Avoiding Work-Related Accidents - Sparks Flying

Toward Fewer Work-Related Accidents: Japanese Regulations

By Hiroyuki Arie, General Manager, Business Stream Systems at TÜV Rheinland Japan


hiroyuki-arie-tuv-rheinland-japan-250x250The year 2016 started with a number of news items that remind us of the importance of safety and quality management. From the tour bus incident and repeated food scandals we learned that we should always use a process approach to ensure safety and quality and limit damage to property and company reputation. In a continuation of the column article by my colleague, Mr. Sugita, I would like to share with you the general regulatory environment for workplace safety in Japan.

What is “Safety First”?

We often hear the phrase “Safety First (Anzen Dai-ichi)” in Japan. Many Japanese people may believe that this is a concept conceived in Japan, as a slogan used for example at construction sites. But it was actually first coined in the early 1900s by U.S. Steel, born out of the concept of “safety first, quality second, and production third.”

When introduced as company policy by Elbert Henry Gary, then President of U.S. Steel, work-related accidents were immediately reduced. Quality and productivity also improved at the same time, leading to great success as the company grew on the wave of a rising economy. In time, this safety first slogan spread across the U.S., and throughout the world.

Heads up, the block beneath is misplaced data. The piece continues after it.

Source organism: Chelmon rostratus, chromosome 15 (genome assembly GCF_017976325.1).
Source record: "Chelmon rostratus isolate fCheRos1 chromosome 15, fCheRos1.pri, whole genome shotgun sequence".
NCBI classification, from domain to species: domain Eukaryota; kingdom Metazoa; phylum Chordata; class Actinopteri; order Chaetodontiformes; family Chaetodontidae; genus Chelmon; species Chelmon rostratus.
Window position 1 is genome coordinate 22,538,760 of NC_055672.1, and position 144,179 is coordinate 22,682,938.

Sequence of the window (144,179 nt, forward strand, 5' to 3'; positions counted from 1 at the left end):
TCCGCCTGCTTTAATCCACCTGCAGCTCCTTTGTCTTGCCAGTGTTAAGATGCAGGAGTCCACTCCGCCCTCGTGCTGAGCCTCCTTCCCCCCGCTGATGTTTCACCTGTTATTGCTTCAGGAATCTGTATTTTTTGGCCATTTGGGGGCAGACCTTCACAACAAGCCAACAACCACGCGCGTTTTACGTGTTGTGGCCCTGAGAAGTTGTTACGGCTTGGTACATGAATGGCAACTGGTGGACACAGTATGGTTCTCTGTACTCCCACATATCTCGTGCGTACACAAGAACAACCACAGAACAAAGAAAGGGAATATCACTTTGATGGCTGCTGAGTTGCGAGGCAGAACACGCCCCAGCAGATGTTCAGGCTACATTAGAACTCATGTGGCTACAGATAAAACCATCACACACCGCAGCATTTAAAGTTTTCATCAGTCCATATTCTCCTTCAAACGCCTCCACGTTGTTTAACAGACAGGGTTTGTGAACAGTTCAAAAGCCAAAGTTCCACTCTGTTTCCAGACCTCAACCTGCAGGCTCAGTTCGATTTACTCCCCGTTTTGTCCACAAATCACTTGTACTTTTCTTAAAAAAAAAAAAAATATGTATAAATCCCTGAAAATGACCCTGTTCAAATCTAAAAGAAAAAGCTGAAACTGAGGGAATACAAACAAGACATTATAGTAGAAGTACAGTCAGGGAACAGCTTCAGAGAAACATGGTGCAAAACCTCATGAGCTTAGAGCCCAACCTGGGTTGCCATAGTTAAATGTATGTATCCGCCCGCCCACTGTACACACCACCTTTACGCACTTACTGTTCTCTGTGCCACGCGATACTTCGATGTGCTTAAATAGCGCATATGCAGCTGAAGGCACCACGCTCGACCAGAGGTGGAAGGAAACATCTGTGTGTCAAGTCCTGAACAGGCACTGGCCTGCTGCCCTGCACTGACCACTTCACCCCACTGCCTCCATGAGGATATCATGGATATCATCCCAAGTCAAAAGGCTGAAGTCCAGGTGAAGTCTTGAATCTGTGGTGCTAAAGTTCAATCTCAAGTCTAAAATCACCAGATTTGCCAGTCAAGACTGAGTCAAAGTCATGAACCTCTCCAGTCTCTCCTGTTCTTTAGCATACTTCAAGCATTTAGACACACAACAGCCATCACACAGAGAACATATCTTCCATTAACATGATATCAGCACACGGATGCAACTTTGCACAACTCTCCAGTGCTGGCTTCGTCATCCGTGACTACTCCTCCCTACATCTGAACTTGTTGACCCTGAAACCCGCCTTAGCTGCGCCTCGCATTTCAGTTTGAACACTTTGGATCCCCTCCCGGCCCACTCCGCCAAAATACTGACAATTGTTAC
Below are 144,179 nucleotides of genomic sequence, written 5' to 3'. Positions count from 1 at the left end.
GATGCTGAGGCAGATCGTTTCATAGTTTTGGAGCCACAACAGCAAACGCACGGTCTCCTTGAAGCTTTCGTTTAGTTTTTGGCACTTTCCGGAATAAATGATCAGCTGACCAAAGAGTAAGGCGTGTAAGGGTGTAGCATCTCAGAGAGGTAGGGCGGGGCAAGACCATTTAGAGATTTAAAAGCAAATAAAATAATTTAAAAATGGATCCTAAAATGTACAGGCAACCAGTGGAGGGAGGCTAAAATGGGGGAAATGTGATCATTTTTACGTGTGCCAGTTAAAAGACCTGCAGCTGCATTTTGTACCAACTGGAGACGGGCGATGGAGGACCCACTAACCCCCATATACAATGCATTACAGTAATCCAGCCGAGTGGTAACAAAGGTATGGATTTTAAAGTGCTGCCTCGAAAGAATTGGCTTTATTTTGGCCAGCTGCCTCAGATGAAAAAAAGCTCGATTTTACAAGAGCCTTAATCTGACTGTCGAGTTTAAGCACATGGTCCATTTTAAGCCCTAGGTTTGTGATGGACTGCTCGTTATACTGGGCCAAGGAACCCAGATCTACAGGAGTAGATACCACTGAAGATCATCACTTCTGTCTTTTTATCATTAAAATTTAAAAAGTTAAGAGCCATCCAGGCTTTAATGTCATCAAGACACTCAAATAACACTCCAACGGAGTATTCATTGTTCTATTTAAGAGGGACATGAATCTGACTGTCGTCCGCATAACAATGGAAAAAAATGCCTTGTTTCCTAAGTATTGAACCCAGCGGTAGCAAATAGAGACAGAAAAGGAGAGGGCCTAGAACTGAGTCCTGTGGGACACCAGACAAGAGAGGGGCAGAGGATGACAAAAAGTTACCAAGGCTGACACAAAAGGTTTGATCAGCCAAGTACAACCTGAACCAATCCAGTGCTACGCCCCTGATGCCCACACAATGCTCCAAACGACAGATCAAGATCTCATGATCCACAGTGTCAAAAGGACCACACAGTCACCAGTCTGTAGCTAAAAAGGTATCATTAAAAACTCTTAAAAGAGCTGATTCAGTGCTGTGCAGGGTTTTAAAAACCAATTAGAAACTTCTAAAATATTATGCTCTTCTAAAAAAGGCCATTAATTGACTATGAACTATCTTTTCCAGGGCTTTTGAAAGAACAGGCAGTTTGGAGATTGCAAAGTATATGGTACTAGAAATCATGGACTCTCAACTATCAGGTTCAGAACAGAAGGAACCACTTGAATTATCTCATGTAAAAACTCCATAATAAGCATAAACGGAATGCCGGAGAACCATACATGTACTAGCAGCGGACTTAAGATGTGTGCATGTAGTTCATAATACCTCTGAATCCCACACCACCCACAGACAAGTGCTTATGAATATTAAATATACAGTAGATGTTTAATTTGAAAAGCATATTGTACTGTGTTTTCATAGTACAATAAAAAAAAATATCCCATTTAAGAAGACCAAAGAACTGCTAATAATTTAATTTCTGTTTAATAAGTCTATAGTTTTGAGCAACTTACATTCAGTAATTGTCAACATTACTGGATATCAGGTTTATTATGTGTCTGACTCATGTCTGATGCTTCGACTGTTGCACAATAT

Adoption of Industrial Safety and Health Act and OSHMS in Japan

In 1972, the Industrial Safety and Health Act had already been enacted in Japan, establishing criteria for danger prevention to prevent work-related accidents. It served to clarify responsibilities in the event of an accident and asked organizations to voluntarily promote measures to prevent accidents.

Avoiding Work-Related Accidents - Table 1

But by 1998, the number of annual fatalities from work-related accidents was in excess of 2,000. As a means of achieving a target of reducing fatal accidents to less than 2,000 per year, the government adopted the British national standard BS8800 Occupational Health and Safety Management System (OHSMS) on a trial basis. This was because the incidence of work-related incidents in the U.K. and the Severity Rate were considerably lower at the time.